Occasionally readers will write in with interesting ideas and share their thoughts with me. I value this dialogue very much, and often my readers will really challenge my thinking on particular subjects.
Yesterday a reader wrote in with a proposal to rank colleges according to how safe they are for our kids. The reader is a provider of campus security services, and is interested in increasing campus security. Rather than rephrase the reader’s remarks, I’ll just present them here for you to consider.
A Reader Writes
The purpose for my contacting you today was that I am finding an ever increasing number of colleges weigh the risk over safety due to budget cuts. Specifically, many, if not most, campuses tend to avoid improving measures on their campus to ensure better safety like emergency call stations, lighting, video surveillance, and others. I realize that my input is heavily biased seeing that I am an integrator, but none the less, I am also a father who looks at these campuses and their lack of safety measures and grow increasingly frustrated. I have confronted many people about their current lack of concern and they all tell me they have no funding or that if they submit proposals for improvements, they are immediately declined.
So I guess my question is simply, when do we warn students which schools are less protected, have less interest to improve their measures to ensure safety, and prefer to take their chances until something happens? I would love to present students and parents with an idea of how “safe” a college or university is because that is the FIRST thing I am worried about for my daughter when she goes one day.
One example is a college that has little to no video surveillance on campus, zero emergency phones or call stations, and told me directly that their city never has any issues and the community wouldn’t like all the extra noise or eyes. 2 months later a female student was abducted on her way to her car, taken to a remote location, sexually assaulted and beaten, driven back to the school, thrown out of the vehicle, and the perp is still at large. Another University designed a panic room where a student is required to run into a building and slam a door shut. There is a camera inside, but none outside. I commented that I dont know many women that could hope to outrun someone already on top of them, or slam a door shut if the assailant is bigger and stronger then them. So really the camera (which has a horrible view) is only to watch the action as it transpires? 6 months later a young male was beaten just outside this room….never even making it there.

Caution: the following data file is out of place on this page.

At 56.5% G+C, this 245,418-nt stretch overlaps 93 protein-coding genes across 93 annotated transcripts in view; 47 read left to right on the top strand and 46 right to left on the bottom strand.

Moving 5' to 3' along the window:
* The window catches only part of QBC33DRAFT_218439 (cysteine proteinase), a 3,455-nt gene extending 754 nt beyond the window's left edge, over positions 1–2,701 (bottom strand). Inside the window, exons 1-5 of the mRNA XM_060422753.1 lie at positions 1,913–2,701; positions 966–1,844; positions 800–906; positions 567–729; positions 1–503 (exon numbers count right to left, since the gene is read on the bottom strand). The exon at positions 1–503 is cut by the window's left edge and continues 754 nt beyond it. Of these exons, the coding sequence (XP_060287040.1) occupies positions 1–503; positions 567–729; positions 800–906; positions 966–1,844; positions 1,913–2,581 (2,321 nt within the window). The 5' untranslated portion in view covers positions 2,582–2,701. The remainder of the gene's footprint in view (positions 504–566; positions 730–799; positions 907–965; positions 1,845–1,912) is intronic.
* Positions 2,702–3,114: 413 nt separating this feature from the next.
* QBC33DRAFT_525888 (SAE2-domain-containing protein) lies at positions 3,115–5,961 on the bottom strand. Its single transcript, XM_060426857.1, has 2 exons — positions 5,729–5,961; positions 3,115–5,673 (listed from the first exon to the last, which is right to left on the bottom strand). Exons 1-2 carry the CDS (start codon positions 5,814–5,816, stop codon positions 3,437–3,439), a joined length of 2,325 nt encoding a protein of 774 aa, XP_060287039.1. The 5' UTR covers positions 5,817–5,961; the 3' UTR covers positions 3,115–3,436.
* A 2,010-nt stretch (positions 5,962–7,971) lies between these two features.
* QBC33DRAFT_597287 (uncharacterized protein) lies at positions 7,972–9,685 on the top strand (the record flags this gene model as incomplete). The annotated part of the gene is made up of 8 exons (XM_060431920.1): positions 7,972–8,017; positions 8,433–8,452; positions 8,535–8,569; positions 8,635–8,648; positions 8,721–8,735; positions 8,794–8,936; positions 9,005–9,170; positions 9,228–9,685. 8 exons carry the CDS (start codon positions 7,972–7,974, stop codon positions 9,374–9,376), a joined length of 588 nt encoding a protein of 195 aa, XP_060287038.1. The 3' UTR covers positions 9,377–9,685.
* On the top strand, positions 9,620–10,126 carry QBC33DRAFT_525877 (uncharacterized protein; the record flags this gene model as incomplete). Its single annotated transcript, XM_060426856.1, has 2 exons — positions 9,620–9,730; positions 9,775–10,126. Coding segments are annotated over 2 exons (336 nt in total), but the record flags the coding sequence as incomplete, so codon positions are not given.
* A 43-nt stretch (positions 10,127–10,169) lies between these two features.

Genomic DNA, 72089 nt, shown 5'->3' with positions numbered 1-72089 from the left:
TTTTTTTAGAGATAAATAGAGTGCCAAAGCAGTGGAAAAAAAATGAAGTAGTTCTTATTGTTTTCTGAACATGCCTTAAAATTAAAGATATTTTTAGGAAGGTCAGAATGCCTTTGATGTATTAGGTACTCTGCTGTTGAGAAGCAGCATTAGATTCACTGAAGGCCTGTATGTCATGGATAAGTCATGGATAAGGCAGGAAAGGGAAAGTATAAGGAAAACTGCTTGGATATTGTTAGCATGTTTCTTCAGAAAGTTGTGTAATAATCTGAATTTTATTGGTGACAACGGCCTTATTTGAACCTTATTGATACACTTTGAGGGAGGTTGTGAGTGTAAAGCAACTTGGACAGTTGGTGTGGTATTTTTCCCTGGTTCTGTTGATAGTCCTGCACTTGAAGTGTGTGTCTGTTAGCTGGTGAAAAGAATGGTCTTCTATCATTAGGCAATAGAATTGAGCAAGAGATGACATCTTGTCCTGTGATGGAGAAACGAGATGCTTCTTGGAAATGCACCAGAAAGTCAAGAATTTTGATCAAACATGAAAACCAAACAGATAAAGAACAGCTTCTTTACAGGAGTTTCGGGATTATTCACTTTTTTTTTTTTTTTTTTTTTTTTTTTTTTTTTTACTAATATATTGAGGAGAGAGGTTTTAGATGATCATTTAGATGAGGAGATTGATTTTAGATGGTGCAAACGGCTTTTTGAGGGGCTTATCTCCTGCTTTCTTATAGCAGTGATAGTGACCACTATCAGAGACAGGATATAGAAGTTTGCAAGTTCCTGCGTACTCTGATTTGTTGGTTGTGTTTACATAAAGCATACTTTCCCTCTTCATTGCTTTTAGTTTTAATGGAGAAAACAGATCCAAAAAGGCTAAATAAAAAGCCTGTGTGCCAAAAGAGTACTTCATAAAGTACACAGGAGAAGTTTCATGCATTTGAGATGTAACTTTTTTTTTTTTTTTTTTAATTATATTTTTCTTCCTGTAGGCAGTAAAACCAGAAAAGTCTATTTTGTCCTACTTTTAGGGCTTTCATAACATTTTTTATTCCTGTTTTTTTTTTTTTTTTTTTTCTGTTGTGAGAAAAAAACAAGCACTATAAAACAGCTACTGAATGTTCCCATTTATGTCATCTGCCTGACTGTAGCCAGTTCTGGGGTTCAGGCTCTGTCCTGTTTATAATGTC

Many of these college campuses have horrible safety and security means to protect students and I think its sad that the deans spend money on anything other than protecting their main source of income…the students. So how about we start putting together a list of the most and least safe college campuses in the US.
It took me a while to draft a response, because my interlocutor really got me thinking about campus security, and about the relative responsibility of college and university administrators to provide security on their campuses. Rather than focus on the many improvements that campuses have made to their security system since incidents like those at Virginia Tech and Northern Illinois, I chose to take a broader view in my response. Here is what I wrote:
Thank you for your note.
The best statistics available on campus safety and crime are reported in the IPEDS data gathered by the US government. They are available at the Department of Education’s “College Navigator” website.
I respect your wish that campuses endeavor to become safe places. And most, by the statistics, are very safe. Of course, terrible things happen–on campuses, in the suburbs, in churches, in shopping malls, on trains, in parking lots, and just about everywhere that human beings congregate.